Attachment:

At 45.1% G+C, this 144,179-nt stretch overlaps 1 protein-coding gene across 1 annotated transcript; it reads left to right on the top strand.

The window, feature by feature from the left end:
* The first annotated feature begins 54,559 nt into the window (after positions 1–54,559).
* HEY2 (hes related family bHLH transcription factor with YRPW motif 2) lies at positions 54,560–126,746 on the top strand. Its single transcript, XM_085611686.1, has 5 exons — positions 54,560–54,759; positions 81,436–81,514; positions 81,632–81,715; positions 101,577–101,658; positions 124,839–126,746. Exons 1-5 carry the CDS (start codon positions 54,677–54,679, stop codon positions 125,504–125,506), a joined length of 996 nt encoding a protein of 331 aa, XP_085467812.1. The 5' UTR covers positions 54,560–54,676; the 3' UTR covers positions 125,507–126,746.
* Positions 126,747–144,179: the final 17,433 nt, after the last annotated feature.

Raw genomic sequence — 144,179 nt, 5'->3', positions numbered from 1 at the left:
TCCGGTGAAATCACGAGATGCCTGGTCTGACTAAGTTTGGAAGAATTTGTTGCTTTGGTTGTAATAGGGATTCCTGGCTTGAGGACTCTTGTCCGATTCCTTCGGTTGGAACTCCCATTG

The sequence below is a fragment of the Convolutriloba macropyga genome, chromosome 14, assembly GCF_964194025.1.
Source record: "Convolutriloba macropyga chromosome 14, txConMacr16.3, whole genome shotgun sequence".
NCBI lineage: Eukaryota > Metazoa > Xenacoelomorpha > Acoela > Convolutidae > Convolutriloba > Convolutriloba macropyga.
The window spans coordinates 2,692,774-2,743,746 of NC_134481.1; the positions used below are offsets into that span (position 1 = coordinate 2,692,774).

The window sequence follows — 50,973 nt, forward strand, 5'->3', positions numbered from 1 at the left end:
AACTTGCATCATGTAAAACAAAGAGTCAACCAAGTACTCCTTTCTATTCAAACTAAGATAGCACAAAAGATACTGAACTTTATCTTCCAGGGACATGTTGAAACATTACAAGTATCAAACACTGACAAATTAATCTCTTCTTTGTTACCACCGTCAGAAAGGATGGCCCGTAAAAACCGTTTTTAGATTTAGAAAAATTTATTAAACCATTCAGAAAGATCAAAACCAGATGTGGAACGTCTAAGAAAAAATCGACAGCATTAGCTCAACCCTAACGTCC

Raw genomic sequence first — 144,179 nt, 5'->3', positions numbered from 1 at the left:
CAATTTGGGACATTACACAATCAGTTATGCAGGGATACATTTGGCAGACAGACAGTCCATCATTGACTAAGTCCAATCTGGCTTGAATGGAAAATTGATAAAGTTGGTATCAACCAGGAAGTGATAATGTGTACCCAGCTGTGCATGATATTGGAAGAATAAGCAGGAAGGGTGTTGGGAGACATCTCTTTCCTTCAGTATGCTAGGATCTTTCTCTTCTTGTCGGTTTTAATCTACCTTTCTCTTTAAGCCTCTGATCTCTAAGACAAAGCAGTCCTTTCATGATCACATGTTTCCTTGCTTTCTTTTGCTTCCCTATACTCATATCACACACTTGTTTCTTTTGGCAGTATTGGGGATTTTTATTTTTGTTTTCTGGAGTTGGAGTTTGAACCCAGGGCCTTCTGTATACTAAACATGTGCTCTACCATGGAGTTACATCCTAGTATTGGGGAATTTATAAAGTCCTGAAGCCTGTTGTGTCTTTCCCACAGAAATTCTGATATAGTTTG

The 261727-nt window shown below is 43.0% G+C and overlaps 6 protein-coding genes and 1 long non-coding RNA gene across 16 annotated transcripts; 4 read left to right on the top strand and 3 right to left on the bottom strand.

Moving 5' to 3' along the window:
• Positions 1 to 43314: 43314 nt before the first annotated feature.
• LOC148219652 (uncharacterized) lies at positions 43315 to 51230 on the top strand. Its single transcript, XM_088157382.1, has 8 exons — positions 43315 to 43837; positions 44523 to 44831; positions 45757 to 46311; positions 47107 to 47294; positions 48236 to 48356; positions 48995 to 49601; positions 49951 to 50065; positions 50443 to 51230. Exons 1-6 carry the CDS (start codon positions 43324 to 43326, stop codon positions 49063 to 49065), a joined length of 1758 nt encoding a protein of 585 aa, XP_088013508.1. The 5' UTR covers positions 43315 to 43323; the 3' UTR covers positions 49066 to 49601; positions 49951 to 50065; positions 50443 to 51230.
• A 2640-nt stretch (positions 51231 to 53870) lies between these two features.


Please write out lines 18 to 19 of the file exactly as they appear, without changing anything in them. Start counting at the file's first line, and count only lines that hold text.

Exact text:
• Positions 1 to 43314: 43314 nt before the first annotated feature.
• LOC148219652 (uncharacterized) lies at positions 43315 to 51230 on the top strand. Its single transcript, XM_088157382.1, has 8 exons — positions 43315 to 43837; positions 44523 to 44831; positions 45757 to 46311; positions 47107 to 47294; positions 48236 to 48356; positions 48995 to 49601; positions 49951 to 50065; positions 50443 to 51230. Exons 1-6 carry the CDS (start codon positions 43324 to 43326, stop codon positions 49063 to 49065), a joined length of 1758 nt encoding a protein of 585 aa, XP_088013508.1. The 5' UTR covers positions 43315 to 43323; the 3' UTR covers positions 49066 to 49601; positions 49951 to 50065; positions 50443 to 51230.